Planning portal: An architecture of circumstance would help local character evolve
Guidance needs to change and planners need to stop meddling and micromanaging areas outside their expertise, says Piers Taylor
At present, the British planning system is predicated against any development that doesn’t conform to a ubiquitous homogeneity and sit in a banal middle- ground. It is a fundamentally flawed system that wastes a vast amount of time, money and resources writing misconceived and half-baked design guides. These discriminate against anything that doesn’t fit into an unbelievably narrow pigeonhole. How on earth do we go from here to a system that allows architects to do what they are trained to do - imagine the future?
Architects are locked in a seemingly never-ending battle with local authorities over design - an area, it should be remembered, where planners have no training. It is easy to imagine a system where planners do what they’re trained to do - plan - and leave the rest up for grabs for architects and individuals to act as they see fit.
The only thing that really matters in housing is the big picture; the infrastructure, the streets, the relationships between buildings, the open spaces, the mix, density and use, and local demand. I’ve no doubt this should be highly controlled, but everything else should be determined by architects, developers and self-builders.
A diverse, dynamic new local character that genuinely reflects place and context in an immediate way could evolve from this. Local character as defined by local authority typically means ‘as it was historically’ rather than ‘as it could be’. Local character only ever truly evolved through an architecture of circumstance, an architecture where individuals used materials, skills and techniques as appropriate for them. It is this, a new architecture of circumstance that I am arguing for - an architecture where true local character and individual expression has a place.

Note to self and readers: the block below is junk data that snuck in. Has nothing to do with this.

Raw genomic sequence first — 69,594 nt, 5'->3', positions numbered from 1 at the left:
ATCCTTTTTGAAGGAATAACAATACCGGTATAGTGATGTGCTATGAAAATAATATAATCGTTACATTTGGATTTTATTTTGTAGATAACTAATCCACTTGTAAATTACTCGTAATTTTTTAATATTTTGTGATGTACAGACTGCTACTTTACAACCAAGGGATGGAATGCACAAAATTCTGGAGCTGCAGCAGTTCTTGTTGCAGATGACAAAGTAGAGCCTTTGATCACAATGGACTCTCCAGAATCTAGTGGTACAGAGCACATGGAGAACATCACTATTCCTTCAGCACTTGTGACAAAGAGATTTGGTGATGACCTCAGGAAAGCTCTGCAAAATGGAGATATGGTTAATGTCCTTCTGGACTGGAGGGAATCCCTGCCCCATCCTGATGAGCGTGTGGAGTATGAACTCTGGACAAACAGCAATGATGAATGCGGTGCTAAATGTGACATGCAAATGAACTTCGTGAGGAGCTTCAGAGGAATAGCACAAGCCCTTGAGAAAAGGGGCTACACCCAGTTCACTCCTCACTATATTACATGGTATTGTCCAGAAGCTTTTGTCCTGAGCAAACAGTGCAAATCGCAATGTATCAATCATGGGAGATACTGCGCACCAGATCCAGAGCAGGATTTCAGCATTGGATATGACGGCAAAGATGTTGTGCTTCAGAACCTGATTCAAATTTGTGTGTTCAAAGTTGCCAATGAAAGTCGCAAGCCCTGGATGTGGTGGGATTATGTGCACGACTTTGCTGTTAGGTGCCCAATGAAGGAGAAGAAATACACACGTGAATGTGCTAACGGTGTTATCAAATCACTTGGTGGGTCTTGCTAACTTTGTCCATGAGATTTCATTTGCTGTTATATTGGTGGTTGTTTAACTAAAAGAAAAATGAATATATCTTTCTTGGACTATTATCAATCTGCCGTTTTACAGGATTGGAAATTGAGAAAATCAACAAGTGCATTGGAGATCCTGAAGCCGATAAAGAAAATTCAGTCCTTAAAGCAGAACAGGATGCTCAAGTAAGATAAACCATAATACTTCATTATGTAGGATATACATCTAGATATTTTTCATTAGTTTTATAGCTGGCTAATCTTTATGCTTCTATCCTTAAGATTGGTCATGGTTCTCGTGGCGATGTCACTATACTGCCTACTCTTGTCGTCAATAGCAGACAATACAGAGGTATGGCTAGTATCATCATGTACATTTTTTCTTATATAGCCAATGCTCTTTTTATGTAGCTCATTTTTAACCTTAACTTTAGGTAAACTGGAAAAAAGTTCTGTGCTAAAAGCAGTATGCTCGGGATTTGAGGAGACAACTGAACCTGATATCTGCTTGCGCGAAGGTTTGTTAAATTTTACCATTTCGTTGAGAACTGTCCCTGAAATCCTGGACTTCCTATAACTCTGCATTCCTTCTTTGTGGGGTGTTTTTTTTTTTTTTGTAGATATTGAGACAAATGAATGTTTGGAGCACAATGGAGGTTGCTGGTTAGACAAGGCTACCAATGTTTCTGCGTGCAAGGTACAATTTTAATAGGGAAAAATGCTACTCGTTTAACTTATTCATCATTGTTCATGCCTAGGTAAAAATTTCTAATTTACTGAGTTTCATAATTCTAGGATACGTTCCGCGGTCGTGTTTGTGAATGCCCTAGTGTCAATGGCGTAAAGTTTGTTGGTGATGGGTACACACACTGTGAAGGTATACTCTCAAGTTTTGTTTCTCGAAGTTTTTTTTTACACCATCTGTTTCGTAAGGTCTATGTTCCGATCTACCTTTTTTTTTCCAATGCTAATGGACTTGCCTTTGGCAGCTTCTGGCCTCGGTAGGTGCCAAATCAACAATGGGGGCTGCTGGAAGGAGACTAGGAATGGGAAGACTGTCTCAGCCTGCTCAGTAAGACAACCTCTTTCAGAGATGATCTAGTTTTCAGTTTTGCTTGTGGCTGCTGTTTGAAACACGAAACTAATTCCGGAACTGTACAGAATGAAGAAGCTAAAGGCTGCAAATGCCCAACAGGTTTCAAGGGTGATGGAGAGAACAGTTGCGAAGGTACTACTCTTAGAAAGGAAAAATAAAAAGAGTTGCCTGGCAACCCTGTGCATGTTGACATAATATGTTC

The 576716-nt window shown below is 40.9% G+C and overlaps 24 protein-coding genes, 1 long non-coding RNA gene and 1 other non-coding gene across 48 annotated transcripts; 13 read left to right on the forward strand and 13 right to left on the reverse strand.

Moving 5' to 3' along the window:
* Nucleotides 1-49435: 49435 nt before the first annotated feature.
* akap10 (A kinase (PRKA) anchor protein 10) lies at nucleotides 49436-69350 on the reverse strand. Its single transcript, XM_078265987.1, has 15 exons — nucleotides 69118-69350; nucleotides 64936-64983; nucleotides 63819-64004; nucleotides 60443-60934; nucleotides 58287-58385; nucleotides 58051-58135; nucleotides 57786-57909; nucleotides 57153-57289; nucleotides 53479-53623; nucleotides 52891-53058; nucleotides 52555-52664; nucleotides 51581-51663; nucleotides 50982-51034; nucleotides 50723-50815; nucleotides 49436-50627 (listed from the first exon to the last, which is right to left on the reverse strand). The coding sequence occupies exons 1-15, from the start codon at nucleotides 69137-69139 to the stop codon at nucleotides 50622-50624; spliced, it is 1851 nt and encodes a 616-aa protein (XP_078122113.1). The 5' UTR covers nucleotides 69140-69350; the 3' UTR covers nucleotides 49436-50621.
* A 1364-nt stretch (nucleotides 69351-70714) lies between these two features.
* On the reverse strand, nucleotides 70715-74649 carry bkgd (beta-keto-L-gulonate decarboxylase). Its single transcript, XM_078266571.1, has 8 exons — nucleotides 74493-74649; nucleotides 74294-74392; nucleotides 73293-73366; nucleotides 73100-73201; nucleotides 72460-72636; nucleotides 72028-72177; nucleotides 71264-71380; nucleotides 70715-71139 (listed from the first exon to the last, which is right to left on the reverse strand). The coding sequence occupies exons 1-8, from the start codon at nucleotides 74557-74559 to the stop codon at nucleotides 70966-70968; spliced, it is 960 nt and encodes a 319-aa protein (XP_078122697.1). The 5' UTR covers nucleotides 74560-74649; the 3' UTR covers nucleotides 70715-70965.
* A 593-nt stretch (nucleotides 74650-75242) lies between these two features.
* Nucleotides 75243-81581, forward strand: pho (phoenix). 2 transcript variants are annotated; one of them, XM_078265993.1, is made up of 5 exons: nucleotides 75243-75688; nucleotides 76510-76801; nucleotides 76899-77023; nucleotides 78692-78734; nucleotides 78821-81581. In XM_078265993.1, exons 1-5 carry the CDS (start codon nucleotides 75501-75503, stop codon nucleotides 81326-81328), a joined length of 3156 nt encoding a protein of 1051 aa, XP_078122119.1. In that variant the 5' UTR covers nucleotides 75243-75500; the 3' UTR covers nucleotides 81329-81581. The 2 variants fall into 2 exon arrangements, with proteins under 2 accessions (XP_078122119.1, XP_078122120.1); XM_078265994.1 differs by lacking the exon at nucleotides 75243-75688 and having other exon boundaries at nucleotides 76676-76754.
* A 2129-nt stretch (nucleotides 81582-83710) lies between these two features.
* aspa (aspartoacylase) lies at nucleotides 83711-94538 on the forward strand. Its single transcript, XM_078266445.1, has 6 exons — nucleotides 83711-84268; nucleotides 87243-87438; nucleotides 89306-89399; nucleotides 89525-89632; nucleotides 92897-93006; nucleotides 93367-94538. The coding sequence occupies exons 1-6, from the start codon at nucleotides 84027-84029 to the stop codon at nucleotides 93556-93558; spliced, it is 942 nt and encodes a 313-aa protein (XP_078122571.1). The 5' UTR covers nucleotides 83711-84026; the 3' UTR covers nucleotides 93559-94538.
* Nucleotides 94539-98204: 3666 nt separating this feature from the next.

For this to happen, planning guidance needs to change. Planners also need to stop meddling and micromanaging areas outside their expertise. The planned city of Almere in the Netherlands (pictured left, compared to Staffordshire, right) is an extraordinary example of how planners can get it right. Almere is a dense city with inherent flexibility at its core, and importantly, the city has a straightforward planning process for the easy bit; the buildings. Each plot comes with a ‘passport’, which is effectively a permit to build, and outlines the key restrictions, such as the gaps between houses, the relationship to the street and overall maximum height. Everything else is unrestricted. Homebuilders and architects are free to decide for themselves what the building can look like.
It’s mind-boggling to imagine how much time and money we’d save in the UK if we adopted this type of system. It could work not just for new towns, but also for infill sites in any city, irrespective of conservation area or world heritage status. For example, each vacant site should be submitted for an outline consent specifying mix, density and use and the entire next step (that of detailed planning) omitted. Architects would be trusted to design buildings with no petty micromanaging from mealy mouthed planners. A new - and true - vernacular would begin to emerge, an exciting and diverse one where individual expression was valued and unregulated.
The irony is that most of the interesting urban areas of the UK were developed in this way up until the introduction of the planning system 70 years ago. Yet, under the current system, it is impossible to imagine that any comparable new-build development could exist.
Piers Taylor is the founder of Invisible Studio